Trying to anticipate the stock market whilst calling it ‘investing’ means you have no understanding of the risks, because what you are really doing is speculating or gambling.
The difference between investing and speculating or gambling is the difference between taking calculated or uncalculated risks.
An uncalculated risk is random, such as pressing the start button on a fruit machine; or putting a chip on black in a casino.
The calculated risk however is being taking by the casino, in that the occasional big win by a customer is significantly outweighed by the much larger number of small wins they accumulate by the players choosing incorrectly. As we all know – The house always wins!
Long-term investors are more like the casino than the player at the table. The odds of positive returns are in their favour because they don’t gamble, they ride the wave during the difficult times and enjoy the fruits of all those many years of small daily gains from holding steady.
But what if you knew where the penalty was likely to be kicked? And what would you do with that information? What if you knew where the stock market would go and what would you do with that information? This brings us to...
Don’t take a dive, stand there and do nothing
Well, where do penalty kicks go?
To the left 36.99% - To the right 31.29% - In the centre 27.8% (*3.92% of penalty kicks miss completely, either going over the crossbar or wide of the post) (Source: Sportsmatrix.com).
However, goalkeepers dive to try and save penalty kicks 93.8% of the time - even though nearly 30% of all penalties are booted down the middle. All the goalkeeper has to do is stand still and the chances are that they will save 25% of the penalties they face without the need to gamble by anticipating where it will go.
So why do they dive so often? Let’s ask the question a different way…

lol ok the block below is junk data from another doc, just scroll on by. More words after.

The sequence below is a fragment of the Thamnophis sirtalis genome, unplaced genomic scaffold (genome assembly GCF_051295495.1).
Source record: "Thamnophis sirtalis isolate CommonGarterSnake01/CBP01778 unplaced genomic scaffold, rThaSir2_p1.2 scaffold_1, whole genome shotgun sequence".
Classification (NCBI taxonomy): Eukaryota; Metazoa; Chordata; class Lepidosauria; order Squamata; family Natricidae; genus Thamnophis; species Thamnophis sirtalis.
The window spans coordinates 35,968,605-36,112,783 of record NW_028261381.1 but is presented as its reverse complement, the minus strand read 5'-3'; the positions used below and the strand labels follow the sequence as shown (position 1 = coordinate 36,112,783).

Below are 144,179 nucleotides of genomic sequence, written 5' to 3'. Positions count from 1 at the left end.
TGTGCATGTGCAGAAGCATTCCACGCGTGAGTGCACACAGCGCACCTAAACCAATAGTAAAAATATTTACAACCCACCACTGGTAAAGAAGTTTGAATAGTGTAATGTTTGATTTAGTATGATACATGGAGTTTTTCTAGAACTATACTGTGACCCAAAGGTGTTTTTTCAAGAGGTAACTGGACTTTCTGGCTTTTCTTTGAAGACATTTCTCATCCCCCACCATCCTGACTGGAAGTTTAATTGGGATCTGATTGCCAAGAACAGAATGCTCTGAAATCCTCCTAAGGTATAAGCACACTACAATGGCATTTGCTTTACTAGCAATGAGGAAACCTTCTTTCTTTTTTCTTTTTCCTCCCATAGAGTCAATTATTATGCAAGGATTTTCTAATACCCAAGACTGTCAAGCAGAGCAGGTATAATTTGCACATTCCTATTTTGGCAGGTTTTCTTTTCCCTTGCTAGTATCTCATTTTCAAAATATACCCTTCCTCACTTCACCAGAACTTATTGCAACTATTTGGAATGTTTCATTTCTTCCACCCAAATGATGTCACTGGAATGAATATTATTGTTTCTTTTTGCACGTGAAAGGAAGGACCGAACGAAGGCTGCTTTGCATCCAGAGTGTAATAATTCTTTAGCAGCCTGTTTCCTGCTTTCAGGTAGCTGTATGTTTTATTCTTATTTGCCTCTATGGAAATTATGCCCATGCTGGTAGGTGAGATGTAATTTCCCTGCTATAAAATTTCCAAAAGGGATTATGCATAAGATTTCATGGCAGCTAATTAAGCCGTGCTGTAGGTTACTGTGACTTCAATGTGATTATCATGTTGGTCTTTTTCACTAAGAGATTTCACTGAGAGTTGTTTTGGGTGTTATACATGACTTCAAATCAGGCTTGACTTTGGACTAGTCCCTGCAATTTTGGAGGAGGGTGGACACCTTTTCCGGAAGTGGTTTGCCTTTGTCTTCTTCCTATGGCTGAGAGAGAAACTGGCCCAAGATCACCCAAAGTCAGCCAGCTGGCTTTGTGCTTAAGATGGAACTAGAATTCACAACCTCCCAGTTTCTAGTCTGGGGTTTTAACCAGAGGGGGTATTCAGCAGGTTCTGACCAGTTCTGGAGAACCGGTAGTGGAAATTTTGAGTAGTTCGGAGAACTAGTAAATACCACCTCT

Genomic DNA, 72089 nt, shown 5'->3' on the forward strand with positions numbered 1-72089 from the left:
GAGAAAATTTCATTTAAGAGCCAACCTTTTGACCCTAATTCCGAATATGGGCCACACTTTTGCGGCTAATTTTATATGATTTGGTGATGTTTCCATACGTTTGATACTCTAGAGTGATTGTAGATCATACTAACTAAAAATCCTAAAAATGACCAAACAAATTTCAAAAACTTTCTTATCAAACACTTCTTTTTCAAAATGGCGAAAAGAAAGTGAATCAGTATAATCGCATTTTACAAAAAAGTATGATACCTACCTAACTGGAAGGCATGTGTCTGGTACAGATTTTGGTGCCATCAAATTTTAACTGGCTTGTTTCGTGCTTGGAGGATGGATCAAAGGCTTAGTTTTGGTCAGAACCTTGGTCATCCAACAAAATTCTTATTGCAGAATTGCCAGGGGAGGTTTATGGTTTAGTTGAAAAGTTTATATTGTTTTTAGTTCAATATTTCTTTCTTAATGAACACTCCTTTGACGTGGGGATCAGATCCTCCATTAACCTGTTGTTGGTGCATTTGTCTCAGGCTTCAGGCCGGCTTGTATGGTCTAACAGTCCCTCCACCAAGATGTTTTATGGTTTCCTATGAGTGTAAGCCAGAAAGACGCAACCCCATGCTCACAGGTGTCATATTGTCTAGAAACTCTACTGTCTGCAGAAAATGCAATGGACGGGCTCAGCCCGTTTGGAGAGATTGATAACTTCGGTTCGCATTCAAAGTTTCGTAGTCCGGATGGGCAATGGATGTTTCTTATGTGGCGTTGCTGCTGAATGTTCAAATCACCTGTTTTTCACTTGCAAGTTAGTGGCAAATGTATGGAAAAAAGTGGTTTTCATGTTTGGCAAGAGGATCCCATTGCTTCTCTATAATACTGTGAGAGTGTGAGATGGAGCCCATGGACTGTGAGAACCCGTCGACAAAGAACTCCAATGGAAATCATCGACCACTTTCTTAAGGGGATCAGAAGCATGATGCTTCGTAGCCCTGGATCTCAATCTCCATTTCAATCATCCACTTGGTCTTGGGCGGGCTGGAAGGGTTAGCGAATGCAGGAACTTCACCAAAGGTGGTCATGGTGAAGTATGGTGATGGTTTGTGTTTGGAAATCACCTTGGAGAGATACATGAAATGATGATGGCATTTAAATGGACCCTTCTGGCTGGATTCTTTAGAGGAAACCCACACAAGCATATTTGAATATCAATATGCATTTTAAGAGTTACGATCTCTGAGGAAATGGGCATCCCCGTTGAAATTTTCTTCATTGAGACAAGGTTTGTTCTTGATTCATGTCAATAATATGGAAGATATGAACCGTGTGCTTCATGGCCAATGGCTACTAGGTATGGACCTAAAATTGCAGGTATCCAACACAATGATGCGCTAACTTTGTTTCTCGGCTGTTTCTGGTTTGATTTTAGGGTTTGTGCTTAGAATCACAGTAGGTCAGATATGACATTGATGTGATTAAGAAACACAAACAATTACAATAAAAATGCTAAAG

In your working life, how many times have you been idly chatting with a colleague or playing cards on your computer, then immediately start shuffling papers for absolutely no reason to look busy when the boss walks into the office?
It’s the same for the goalkeeper. He is standing there in front of 30-50,000 people (including his boss) as the penalty is about to be taken. Of course it’s better to ‘shuffle papers’ and look busy by diving, than to just stand there and do nothing – Imagine the abuse he’d get for doing nothing!
It’s the same with managing your investments – many people feel they must do something to react to the stock market suddenly changing.
But all the data is there from the past 100 years and more, just like the data is there for penalty kicks – So why not use that data to your advantage?
The data shows that there will be occasional bumps along the road, when the stock market reacts (sometimes violently) to something political, geographical, medical etc etc.
That same data also shows that the stock market recovers and improves in the longer-term, so isn’t the key to do the following?
Do your research, look at what happened in the past, plan your personal financial goals, formulate a long-term plan to meet those goals and have the nerve not to ‘take a dive’ or ‘shuffle papers’ by listening to that irrational investing brain when the critical moments appear. Stand still and do nothing, because you know that the turbulence always subsides in the end.
It certainly would be interesting to see a goalkeeper adopt this plan when facing penalty kicks – I’m sure he’d save more penalties if he did stop taking a dive when logic tells him to stand still!